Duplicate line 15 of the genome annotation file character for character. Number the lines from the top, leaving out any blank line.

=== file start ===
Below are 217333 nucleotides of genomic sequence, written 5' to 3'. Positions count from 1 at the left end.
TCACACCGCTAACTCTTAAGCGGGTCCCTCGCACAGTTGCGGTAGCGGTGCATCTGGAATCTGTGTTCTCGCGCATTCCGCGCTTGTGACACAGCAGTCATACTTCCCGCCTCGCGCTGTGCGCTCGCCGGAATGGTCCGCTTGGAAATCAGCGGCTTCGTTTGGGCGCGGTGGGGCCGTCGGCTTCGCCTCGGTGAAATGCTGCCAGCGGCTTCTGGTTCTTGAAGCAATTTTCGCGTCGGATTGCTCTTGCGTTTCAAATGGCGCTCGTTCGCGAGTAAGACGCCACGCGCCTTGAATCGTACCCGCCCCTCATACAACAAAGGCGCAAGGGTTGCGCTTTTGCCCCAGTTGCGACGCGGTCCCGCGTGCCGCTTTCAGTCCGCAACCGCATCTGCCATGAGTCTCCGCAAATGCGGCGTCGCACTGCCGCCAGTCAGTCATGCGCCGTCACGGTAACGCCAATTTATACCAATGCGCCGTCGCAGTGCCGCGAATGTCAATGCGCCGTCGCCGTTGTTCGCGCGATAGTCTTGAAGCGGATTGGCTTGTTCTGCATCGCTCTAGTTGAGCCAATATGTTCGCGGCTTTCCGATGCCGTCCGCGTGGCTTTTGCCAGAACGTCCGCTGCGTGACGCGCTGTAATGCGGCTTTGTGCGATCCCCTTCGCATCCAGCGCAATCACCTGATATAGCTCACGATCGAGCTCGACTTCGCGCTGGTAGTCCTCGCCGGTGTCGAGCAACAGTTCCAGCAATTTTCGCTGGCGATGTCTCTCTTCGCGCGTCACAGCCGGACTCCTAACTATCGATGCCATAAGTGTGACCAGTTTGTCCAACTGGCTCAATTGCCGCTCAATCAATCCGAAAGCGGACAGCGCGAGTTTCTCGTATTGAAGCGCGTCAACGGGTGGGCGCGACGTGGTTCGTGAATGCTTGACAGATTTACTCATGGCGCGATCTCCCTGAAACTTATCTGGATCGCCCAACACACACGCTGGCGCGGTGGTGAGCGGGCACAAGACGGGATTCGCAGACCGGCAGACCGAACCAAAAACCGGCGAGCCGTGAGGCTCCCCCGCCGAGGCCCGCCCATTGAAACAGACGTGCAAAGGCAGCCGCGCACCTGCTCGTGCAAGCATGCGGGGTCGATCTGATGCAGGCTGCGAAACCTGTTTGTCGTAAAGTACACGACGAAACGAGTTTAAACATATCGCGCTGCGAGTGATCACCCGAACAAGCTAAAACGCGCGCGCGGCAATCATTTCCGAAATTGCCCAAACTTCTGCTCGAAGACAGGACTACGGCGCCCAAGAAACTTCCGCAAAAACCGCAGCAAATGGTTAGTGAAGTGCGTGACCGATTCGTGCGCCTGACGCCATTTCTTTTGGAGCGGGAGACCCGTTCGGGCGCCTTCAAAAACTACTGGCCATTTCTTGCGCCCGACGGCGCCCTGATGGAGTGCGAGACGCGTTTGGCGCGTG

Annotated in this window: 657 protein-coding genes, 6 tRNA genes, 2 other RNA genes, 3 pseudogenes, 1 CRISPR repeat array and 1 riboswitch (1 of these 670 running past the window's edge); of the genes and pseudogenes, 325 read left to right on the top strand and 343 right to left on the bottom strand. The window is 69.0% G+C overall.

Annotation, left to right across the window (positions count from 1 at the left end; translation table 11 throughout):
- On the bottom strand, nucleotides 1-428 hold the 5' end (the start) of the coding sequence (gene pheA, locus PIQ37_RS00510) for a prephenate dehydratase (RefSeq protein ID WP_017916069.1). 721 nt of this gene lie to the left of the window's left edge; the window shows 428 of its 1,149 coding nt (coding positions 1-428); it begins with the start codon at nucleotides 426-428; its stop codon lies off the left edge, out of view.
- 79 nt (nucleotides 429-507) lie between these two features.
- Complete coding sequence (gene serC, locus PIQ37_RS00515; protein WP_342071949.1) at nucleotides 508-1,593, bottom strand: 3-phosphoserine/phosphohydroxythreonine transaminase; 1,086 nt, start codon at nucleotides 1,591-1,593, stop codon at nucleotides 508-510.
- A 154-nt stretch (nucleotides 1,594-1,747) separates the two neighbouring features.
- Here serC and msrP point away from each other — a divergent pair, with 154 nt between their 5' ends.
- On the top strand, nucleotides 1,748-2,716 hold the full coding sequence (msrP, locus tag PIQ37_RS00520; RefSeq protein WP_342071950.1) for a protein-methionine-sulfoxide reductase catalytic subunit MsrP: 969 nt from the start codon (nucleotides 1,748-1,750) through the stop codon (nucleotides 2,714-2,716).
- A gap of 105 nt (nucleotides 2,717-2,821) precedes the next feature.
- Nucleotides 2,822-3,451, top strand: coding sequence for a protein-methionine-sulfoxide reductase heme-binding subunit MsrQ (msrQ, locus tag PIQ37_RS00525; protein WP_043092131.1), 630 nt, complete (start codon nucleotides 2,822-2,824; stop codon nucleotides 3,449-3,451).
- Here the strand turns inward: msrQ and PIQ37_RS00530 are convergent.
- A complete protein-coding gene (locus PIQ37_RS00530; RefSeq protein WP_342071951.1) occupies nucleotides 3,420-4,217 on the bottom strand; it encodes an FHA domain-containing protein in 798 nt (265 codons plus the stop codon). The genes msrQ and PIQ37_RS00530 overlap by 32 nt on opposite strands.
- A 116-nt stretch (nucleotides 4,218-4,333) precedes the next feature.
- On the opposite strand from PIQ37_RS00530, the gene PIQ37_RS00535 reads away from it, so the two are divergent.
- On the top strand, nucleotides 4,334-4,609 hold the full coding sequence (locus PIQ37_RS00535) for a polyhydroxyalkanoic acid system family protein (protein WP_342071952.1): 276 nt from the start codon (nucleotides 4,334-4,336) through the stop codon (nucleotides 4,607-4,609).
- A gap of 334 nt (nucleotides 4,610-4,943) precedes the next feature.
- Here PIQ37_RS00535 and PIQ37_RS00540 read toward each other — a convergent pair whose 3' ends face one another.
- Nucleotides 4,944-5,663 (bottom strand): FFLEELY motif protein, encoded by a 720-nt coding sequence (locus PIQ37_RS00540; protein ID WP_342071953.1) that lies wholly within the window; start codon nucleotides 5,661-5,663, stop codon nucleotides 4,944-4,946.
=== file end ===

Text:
- A 116-nt stretch (nucleotides 4,218-4,333) precedes the next feature.